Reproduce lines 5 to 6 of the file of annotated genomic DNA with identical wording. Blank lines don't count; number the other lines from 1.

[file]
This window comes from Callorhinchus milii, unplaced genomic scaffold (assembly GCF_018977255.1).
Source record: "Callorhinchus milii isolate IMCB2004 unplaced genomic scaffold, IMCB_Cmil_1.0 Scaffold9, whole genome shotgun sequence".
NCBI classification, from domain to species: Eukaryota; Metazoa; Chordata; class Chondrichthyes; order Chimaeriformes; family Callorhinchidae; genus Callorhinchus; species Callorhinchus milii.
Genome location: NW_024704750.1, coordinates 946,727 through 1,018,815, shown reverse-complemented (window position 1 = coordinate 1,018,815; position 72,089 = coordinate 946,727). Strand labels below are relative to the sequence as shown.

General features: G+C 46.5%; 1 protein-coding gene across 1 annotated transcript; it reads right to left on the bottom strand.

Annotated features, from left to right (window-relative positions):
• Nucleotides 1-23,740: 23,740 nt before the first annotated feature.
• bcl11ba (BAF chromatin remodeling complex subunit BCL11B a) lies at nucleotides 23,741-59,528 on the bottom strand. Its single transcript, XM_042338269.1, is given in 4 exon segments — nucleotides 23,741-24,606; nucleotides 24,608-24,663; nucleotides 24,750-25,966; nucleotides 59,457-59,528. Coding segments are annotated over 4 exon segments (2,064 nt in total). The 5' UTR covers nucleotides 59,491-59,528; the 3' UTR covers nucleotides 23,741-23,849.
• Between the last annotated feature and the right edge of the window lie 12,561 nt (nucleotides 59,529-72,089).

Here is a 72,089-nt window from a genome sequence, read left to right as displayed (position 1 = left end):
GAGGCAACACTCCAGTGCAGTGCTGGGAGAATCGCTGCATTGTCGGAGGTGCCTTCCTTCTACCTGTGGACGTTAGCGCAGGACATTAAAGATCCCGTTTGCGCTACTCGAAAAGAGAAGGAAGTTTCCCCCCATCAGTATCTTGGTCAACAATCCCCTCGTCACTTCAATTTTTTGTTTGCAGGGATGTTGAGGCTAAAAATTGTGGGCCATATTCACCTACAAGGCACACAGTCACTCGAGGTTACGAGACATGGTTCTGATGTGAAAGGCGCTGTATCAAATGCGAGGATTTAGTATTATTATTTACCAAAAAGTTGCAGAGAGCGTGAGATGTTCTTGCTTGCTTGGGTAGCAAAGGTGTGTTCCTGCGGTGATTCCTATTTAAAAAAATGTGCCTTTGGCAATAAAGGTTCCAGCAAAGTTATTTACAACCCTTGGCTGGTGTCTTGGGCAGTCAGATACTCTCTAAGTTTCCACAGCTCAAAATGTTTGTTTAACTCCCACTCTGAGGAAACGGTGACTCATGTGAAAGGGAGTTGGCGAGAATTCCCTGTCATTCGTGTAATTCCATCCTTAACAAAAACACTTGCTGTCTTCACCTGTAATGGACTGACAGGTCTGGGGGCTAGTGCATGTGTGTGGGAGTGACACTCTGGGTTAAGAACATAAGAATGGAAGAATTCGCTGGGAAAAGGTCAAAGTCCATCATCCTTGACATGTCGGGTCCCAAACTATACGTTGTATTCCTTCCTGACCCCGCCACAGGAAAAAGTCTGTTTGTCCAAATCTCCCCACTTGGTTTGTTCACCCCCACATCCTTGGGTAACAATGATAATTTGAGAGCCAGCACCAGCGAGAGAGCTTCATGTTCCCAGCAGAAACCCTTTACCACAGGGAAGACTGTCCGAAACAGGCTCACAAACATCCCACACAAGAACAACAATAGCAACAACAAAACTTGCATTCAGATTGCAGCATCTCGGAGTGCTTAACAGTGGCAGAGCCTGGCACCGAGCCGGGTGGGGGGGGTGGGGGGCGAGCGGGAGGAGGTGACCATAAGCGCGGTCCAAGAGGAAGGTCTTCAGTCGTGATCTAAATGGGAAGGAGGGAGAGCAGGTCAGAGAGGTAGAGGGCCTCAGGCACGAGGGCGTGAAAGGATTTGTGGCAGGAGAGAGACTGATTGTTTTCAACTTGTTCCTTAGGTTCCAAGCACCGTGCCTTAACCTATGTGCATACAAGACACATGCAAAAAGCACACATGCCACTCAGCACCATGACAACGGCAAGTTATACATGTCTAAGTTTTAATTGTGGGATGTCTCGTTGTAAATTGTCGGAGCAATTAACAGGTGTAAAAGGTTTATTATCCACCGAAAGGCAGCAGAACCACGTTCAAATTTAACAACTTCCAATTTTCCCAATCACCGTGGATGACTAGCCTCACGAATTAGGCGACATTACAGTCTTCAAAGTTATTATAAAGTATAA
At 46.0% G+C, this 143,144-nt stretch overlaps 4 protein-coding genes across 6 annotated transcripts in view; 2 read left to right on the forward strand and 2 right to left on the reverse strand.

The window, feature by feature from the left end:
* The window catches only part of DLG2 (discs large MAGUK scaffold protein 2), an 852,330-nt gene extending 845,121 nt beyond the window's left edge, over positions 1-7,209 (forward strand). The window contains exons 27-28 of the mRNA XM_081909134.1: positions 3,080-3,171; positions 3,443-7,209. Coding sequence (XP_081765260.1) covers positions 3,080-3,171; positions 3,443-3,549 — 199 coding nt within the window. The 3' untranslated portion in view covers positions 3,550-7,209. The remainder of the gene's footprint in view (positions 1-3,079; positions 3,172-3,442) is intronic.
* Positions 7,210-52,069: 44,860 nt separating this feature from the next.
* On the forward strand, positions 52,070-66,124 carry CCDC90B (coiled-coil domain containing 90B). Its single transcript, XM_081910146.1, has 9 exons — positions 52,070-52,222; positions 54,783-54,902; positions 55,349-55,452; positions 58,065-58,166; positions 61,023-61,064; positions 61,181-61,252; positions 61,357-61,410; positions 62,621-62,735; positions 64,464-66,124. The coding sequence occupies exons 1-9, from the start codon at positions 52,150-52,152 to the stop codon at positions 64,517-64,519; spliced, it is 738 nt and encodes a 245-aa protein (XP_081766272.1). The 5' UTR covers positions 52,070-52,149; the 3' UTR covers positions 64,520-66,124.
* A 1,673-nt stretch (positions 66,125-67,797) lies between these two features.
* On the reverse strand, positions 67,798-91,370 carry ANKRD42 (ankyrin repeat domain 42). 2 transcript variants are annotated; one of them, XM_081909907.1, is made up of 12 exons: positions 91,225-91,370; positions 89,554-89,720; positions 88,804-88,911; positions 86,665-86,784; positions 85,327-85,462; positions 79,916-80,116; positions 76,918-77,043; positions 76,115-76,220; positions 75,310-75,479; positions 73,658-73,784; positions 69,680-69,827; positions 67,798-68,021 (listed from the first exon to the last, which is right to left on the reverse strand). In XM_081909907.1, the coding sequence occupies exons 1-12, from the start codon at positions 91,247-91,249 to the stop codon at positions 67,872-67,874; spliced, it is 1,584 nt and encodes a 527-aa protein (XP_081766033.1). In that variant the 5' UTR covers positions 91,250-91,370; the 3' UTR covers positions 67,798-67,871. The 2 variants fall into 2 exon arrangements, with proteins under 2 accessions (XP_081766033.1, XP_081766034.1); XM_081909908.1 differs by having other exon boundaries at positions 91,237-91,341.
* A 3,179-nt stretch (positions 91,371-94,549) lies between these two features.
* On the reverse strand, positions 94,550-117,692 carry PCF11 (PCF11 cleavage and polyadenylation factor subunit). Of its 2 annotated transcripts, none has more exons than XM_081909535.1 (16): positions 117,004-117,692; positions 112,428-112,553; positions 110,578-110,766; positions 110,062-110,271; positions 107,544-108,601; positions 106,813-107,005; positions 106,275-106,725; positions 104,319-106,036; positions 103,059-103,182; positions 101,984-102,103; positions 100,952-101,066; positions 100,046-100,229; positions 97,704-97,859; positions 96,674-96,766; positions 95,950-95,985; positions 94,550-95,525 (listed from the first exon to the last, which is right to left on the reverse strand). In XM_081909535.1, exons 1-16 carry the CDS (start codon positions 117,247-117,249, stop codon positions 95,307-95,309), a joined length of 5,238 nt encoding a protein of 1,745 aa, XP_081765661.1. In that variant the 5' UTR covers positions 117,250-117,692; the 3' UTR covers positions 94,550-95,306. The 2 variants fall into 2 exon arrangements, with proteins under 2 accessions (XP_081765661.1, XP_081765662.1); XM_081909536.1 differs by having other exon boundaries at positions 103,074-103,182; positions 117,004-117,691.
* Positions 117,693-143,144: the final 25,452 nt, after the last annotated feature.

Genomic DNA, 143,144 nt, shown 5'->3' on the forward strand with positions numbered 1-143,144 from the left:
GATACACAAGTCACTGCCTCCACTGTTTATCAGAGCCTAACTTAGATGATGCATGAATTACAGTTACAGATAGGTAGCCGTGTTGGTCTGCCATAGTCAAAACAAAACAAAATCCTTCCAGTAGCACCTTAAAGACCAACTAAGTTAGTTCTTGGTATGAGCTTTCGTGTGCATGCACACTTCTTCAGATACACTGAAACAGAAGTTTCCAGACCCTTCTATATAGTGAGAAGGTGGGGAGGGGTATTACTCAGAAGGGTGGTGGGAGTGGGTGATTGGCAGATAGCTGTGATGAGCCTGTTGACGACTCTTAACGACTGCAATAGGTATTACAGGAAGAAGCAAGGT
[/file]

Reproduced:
General features: G+C 46.5%; 1 protein-coding gene across 1 annotated transcript; it reads right to left on the bottom strand.

Annotated features, from left to right (window-relative positions):